Roger Federer, unmoved by the tide of hysteria that was closing in around him, sang his song like only he can on a bitter-cold London evening to claim his 17th Grand Slam title with a 4-6, 7-5, 6-3, 6-4 win. Final stroke silenced the will of a nation that was urging, pleading, begging its hero, 25-year-old Andy Murray, to bring home the title.
As expected, there were going to be tears at the end of this Wimbledon men’s final, because both Roger Federer and Andy Murray have some precedent there. In the end, they came from the winner and the runner-up. Federer’s tears began almost before he fell to the court in triumph, tears of joy and relief as he won his seventh career title at Wimbledon, the 17th major of his career, the first in 2½ years.
Roger Federer left the door tantalisingly ajar for local hero Andy Murray in the Wimbledon men’s singles final, then slammed it shut to win a record-equalling seventh Wimbledon title and in so doing return to the top of the world rankings. The Swiss great, contesting his eighth final at the All England Club, flirted with danger in the second set after losing the first but just when Murray looked like ending 76 years of plucky British failure Federer gave a stunning reminder of his genius to win 4-6 7-5 6-3 6-4 on Centre Court.
For the second time in three grand slam finals against Murray he reduced the Scot to tears, although this match, unlike the others, was a contest to savour. At 30 years and 335 days he also became the oldest men’s champion since Arthur Ashe in 1975 and, to put the icing on the cake, the win gave Federer his seventh Wimbledon crown and the World No. 1 ranking, which will take him past Pete Sampras’ record of 286 weeks at the game’s top. He’s the second oldest player, at the age of 30 years and 335 days, to hold the No. 1 ranking, following Andre Agassi at 33 years and 131 days.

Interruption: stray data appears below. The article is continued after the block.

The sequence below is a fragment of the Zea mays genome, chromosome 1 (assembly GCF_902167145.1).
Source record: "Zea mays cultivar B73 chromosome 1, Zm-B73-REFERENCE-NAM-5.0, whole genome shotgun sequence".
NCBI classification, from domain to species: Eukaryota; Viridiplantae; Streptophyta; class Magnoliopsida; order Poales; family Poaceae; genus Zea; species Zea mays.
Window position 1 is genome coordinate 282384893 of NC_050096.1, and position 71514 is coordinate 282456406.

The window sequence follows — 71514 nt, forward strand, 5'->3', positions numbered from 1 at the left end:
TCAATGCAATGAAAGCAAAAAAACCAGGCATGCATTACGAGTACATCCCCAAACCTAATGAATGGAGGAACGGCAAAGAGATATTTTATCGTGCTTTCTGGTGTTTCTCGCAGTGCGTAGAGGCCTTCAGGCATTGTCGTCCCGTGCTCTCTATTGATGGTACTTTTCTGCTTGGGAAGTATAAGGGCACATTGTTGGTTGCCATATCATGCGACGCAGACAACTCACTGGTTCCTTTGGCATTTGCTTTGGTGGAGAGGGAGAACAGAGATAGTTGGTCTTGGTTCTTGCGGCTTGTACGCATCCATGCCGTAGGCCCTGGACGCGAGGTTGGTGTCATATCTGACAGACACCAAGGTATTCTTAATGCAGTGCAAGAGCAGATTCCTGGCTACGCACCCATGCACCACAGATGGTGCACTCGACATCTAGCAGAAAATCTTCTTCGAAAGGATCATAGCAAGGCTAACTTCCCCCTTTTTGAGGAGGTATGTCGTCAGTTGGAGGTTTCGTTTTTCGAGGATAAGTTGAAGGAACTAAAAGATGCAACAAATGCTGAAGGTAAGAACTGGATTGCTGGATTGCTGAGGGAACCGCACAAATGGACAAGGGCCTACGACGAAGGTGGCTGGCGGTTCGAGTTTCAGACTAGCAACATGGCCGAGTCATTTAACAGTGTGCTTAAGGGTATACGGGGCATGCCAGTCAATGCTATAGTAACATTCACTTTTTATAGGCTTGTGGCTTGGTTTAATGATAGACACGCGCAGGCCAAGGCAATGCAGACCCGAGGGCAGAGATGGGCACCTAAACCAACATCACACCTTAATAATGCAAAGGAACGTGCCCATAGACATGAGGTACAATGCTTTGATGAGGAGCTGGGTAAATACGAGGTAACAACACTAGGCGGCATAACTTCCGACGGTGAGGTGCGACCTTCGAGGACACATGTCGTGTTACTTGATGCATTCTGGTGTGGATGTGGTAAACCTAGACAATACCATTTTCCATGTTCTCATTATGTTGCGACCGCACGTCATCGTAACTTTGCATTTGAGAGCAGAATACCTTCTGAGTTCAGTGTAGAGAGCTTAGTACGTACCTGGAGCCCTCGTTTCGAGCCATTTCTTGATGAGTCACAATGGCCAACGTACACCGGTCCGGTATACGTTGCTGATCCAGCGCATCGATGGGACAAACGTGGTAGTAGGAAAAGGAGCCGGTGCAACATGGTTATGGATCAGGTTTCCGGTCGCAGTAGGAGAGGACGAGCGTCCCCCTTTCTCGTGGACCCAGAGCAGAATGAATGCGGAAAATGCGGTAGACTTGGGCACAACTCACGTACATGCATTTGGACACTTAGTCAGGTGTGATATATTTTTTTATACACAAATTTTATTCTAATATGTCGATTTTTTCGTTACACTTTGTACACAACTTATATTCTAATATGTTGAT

Number of championship wins for Federer at the Wimbledon as he equalled William Renshaw’s and Pete Sampras’ world record of winning the coveted singles title on seven occasions each. Federer has won in 2003 to 2007, 2009 and now in 2012, while Renshaw did it in the era of Challenge Rounds in 1881 to 1886 & 1889, and Sampras more recently in 1993 to 1995 & 1997 to 2000 (both years inclusive).
RECORD 17 GRAND SLAM TITLES
MAJOR HIGHLIGHTS OF ROGER’S CAREER
- In 2003, becomes the first Swiss man to win a grand slam after beating Mark Philippoussis in the Wimbledon final.
- Is the only man to win five consecutive titles at two different grand slams – Wimbledon and U.S. Open.
- Is the first man to win Wimbledon-U.S. Open double four years in a row.
- Is the only man in the professional era to win three consecutive majors twice in his career when he captured the 2007 Australian Open title.
- Equalled Bjorn Borg’s record of five consecutive Wimbledon titles in 2007.
- His run of reaching 10 consecutive grand slam finals is snapped by Novak Djokovic in the 2008 Australian Open semi-finals.
- The 2008 five-set epic at Wimbledon is regarded by many as the best ever tennis match. He lost the match to Rafael Nadal.
- His 2009 French Open crown made him the sixth man – after Fred Perry, Don Budge, Rod Laver, Roy Emerson and Andre Agassi – to have won all four grand slam titles during his career. Nadal has since become the seventh to achieve the feat.
- Breaks American Pete Sampras’s record of 14 grand slam titles with his 15th win in the 2009 Wimbledon final to reclaim the world number one spot from Nadal.
- In 2009, becomes the first man to reach seven successive Wimbledon finals since the abolition of the Challenge Round in 1922. Reaches a record-equalling eighth Wimbledon final in 2012, extending his overall major final appearance record to 24.
- His record run of reaching 23 consecutive grand slam semi-finals is snapped by Robin Soderling in the last eight of the 2010 French Open. That record is widely considered as one of the most astonishing in sport as it means Federer finished in the top four at a major for almost six successive years. His streak is more than double the previous record held by Ivan Lendl, who reached 10 consecutive major semis.